8. Norflox TZ & Lomofen– 6 tablets each (diarrhea)
  9. Digene – 10 tablets (acidity)
  10. Omez/ Rantadine – 10 tablets (antacids)
  11. Crepe bandage – 3 to 5 meters
  12. Gauze – 1 small roll
  13. Band aid – 10 strips
  14. Cotton – 1 small roll
  15. ORS – 10 packets
  16. Betadine or any antiseptic cream
  17. Moov spray (aches, & sprains)
  18. Knee cap, if you are prone to knee injury
  19. Anti fungal powder

If you’re in a big group, carry just one medical kit and toilet kit for the entire group. That way you’ll save space and avoid added weight.

Mandatory Documents

If you’re trekking with Indiahikes, carry the below documents. Document two and three need to be downloaded (PDF), filled in, signed and handed over to the trek leader at the base camp.

Original and photocopy of government photo identity card- (driving license, voters ID, etc.)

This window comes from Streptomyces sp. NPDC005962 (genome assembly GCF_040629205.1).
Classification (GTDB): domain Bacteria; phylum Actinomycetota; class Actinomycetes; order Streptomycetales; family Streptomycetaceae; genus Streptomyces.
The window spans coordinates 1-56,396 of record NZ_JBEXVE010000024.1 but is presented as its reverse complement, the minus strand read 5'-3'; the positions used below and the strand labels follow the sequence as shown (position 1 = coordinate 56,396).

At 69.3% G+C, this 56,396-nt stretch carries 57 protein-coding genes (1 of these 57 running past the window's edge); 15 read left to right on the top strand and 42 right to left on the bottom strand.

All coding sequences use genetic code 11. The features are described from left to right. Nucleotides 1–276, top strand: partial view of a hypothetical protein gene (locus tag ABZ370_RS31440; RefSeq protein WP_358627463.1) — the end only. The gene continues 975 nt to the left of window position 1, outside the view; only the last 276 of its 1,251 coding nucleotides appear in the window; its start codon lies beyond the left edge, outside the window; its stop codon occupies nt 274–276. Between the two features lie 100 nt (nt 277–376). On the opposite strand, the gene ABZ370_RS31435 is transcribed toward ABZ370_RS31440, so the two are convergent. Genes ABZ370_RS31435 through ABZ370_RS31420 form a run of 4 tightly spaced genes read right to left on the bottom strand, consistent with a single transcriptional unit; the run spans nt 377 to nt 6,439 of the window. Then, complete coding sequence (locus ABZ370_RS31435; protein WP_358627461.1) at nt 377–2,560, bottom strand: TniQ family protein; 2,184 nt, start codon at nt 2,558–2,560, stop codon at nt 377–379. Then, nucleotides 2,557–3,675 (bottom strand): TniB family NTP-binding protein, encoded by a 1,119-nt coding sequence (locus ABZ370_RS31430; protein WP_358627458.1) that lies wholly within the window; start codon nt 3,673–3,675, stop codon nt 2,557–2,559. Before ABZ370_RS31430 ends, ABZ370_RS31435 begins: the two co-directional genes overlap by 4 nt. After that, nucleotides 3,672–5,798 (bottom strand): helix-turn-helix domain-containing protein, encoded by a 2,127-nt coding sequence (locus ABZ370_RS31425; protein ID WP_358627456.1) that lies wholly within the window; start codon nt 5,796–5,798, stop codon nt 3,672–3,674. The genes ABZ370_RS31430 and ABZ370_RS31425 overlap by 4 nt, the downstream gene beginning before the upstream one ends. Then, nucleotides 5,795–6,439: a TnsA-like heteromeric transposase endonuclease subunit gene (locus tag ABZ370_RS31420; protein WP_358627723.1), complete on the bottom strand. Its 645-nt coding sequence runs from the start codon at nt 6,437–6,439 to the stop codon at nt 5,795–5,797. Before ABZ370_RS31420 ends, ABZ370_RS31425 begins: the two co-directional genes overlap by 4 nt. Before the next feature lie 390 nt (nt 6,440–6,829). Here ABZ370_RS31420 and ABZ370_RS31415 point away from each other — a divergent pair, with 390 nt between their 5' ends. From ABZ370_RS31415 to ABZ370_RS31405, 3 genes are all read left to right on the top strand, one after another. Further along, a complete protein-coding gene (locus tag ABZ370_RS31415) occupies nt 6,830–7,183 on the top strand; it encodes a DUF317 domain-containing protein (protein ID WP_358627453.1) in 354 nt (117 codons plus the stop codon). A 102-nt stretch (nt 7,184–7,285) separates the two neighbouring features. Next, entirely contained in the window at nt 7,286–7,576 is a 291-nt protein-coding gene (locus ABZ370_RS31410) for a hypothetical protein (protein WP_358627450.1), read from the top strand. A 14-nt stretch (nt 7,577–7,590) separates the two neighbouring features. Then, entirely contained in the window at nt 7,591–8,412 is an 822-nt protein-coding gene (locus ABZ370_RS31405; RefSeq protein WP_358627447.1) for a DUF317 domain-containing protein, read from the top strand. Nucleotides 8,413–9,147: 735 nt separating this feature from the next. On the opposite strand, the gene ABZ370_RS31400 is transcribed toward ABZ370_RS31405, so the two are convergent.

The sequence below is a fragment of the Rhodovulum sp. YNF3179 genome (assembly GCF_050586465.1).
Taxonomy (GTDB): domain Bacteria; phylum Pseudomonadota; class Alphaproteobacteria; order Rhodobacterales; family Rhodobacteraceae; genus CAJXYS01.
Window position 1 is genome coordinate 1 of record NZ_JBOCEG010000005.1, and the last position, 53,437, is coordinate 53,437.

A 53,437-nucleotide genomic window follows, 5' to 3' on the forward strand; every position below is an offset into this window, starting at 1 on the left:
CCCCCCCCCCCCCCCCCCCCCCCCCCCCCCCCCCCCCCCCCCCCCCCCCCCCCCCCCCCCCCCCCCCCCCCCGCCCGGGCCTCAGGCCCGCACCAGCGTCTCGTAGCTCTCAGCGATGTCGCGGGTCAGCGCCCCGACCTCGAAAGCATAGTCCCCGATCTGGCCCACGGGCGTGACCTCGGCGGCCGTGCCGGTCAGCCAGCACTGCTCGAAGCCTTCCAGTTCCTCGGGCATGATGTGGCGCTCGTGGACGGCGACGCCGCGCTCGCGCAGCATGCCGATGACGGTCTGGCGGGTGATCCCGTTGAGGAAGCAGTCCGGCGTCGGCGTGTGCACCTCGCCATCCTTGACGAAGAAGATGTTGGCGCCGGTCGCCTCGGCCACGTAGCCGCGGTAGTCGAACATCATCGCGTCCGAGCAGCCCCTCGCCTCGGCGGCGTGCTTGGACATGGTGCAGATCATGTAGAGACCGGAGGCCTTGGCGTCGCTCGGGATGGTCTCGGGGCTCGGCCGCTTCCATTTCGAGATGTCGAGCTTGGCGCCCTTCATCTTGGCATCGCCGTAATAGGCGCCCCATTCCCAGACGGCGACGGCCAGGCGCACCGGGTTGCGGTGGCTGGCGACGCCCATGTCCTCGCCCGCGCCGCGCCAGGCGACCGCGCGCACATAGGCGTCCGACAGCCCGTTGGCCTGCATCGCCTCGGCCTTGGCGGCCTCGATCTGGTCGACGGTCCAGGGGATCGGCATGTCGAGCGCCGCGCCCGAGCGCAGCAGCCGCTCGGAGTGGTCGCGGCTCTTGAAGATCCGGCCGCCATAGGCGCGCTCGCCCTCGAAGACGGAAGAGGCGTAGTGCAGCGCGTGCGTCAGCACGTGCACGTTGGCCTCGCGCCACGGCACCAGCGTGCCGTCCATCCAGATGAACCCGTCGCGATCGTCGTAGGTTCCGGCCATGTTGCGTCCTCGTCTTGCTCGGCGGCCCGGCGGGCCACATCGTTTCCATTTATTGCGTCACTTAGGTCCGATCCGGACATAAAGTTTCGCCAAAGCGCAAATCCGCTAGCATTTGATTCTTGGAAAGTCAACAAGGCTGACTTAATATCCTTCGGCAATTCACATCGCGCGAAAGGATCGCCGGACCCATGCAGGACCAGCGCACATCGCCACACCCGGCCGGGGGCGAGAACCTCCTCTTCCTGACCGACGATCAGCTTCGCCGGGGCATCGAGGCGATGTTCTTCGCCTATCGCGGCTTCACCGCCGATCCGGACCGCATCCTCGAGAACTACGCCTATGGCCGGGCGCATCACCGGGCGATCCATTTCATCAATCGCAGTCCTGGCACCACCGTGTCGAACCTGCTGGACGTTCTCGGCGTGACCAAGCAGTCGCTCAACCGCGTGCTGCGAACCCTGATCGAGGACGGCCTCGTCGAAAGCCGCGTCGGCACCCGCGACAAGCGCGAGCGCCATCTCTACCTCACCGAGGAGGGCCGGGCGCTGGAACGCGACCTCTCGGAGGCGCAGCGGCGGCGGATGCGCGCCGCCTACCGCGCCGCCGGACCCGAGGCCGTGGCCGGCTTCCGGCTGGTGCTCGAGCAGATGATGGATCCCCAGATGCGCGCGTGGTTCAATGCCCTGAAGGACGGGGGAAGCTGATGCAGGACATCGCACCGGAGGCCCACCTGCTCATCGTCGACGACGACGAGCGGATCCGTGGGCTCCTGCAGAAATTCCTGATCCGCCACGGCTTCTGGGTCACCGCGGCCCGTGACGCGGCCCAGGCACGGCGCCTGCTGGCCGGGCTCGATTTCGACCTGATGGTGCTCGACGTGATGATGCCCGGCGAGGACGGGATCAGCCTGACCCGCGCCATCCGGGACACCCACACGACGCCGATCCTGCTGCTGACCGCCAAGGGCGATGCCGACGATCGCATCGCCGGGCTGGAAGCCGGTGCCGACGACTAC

Medical Certificate (first part to be filled by a doctor and second part by the trekker) – Download PDF
Disclaimer form (to be filled by the trekker) – Download PDF

Your first aim must be to borrow trekking gear. See whose fits, whose doesn’t and only buy/rent the things you cannot find. Picture by Nikshep Trinetra

That sums up everything you need. the list looks a bit overwhelming, but if you get down to it, it’s not much. Your backpack should not weigh more than 7 kg. So make sure you pack light!

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Swathi Chatrapathy

Swathi Chatrapathy

Swathi Chatrapathy is the Chief Editor at Indiahikes. She heads the content team and runs a video series called Trek With Swathi. Before joining Indiahikes, she worked as a reporter and sub-editor at Deccan Chronicle. She holds a Masters in Digital Journalism and continues to contribute to publications such as Deccan Herald. Trekking, to her, is a sport that liberates that mind like nothing else can. Through her work at Indiahikes, she hopes to let more people experience this sense of liberation, by spreading information about trekking and by instilling the right spirit of trekking in them. Read Swathi's other articles. Watch Swathi's video series here.